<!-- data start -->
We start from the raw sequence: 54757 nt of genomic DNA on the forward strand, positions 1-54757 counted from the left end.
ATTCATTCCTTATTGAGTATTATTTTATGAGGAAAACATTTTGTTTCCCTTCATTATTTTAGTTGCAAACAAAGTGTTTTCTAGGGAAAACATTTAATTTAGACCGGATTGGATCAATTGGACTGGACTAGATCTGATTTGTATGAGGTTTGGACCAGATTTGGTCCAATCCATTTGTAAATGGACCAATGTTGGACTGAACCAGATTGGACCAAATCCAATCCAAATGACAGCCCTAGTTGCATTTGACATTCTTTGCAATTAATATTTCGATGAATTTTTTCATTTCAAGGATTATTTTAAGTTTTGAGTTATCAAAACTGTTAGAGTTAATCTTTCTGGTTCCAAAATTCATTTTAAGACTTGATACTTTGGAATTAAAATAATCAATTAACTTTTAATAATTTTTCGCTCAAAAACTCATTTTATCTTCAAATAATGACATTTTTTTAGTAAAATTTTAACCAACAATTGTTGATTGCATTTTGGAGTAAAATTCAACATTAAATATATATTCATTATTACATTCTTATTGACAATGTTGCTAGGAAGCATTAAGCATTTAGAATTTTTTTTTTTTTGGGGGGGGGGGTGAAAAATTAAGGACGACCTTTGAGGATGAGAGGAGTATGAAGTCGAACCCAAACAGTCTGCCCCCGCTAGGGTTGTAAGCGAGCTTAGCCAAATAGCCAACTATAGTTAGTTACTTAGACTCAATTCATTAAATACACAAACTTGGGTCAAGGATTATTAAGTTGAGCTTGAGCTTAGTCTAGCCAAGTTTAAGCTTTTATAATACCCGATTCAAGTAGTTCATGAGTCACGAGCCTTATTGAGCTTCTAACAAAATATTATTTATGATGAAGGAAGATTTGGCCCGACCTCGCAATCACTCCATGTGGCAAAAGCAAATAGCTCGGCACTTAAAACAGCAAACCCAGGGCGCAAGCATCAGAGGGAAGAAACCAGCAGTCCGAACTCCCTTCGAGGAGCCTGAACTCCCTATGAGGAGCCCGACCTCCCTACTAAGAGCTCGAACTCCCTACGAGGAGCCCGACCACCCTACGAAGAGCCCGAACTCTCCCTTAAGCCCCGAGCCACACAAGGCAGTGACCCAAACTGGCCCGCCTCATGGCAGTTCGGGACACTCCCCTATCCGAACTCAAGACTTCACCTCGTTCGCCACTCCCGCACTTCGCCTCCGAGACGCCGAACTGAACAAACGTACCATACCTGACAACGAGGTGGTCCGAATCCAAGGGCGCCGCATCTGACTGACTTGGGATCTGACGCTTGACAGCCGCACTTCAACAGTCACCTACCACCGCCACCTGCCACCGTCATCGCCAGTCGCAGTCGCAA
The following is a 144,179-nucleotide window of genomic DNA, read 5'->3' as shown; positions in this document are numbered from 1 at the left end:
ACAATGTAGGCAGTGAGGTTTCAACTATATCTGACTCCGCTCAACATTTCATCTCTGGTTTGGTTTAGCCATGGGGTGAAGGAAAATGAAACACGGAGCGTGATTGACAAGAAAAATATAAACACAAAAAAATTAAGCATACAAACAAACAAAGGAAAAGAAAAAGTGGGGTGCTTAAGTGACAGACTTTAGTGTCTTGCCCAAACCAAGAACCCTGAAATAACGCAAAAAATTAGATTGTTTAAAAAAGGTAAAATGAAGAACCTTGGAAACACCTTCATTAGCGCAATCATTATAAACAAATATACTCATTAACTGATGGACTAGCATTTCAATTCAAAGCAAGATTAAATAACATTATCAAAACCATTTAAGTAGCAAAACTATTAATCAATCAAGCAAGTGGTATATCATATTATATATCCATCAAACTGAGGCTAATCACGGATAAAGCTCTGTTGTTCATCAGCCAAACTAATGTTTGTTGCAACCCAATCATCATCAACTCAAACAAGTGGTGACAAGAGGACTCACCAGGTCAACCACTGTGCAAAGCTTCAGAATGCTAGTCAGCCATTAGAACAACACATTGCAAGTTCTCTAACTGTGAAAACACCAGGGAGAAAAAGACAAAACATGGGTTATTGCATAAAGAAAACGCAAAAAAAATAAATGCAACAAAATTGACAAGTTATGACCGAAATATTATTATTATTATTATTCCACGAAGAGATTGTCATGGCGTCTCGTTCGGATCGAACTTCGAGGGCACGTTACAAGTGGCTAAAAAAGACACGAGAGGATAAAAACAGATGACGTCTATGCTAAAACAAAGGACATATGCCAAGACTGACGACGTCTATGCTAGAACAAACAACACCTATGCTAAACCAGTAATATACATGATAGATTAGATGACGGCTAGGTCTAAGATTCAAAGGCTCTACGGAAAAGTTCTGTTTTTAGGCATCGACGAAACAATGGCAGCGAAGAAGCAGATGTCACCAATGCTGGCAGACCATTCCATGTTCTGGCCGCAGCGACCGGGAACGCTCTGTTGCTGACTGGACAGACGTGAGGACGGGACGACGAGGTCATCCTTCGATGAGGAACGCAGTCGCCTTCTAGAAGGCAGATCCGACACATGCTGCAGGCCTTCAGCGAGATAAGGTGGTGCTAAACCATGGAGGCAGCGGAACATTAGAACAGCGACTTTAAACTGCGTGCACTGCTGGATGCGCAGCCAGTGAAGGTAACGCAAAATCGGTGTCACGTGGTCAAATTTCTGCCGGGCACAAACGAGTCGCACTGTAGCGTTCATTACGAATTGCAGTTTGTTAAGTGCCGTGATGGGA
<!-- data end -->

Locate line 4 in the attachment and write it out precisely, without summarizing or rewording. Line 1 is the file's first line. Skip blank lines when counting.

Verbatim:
ACAATGTAGGCAGTGAGGTTTCAACTATATCTGACTCCGCTCAACATTTCATCTCTGGTTTGGTTTAGCCATGGGGTGAAGGAAAATGAAACACGGAGCGTGATTGACAAGAAAAATATAAACACAAAAAAATTAAGCATACAAACAAACAAAGGAAAAGAAAAAGTGGGGTGCTTAAGTGACAGACTTTAGTGTCTTGCCCAAACCAAGAACCCTGAAATAACGCAAAAAATTAGATTGTTTAAAAAAGGTAAAATGAAGAACCTTGGAAACACCTTCATTAGCGCAATCATTATAAACAAATATACTCATTAACTGATGGACTAGCATTTCAATTCAAAGCAAGATTAAATAACATTATCAAAACCATTTAAGTAGCAAAACTATTAATCAATCAAGCAAGTGGTATATCATATTATATATCCATCAAACTGAGGCTAATCACGGATAAAGCTCTGTTGTTCATCAGCCAAACTAATGTTTGTTGCAACCCAATCATCATCAACTCAAACAAGTGGTGACAAGAGGACTCACCAGGTCAACCACTGTGCAAAGCTTCAGAATGCTAGTCAGCCATTAGAACAACACATTGCAAGTTCTCTAACTGTGAAAACACCAGGGAGAAAAAGACAAAACATGGGTTATTGCATAAAGAAAACGCAAAAAAAATAAATGCAACAAAATTGACAAGTTATGACCGAAATATTATTATTATTATTATTCCACGAAGAGATTGTCATGGCGTCTCGTTCGGATCGAACTTCGAGGGCACGTTACAAGTGGCTAAAAAAGACACGAGAGGATAAAAACAGATGACGTCTATGCTAAAACAAAGGACATATGCCAAGACTGACGACGTCTATGCTAGAACAAACAACACCTATGCTAAACCAGTAATATACATGATAGATTAGATGACGGCTAGGTCTAAGATTCAAAGGCTCTACGGAAAAGTTCTGTTTTTAGGCATCGACGAAACAATGGCAGCGAAGAAGCAGATGTCACCAATGCTGGCAGACCATTCCATGTTCTGGCCGCAGCGACCGGGAACGCTCTGTTGCTGACTGGACAGACGTGAGGACGGGACGACGAGGTCATCCTTCGATGAGGAACGCAGTCGCCTTCTAGAAGGCAGATCCGACACATGCTGCAGGCCTTCAGCGAGATAAGGTGGTGCTAAACCATGGAGGCAGCGGAACATTAGAACAGCGACTTTAAACTGCGTGCACTGCTGGATGCGCAGCCAGTGAAGGTAACGCAAAATCGGTGTCACGTGGTCAAATTTCTGCCGGGCACAAACGAGTCGCACTGTAGCGTTCATTACGAATTGCAGTTTGTTAAGTGCCGTGATGGGA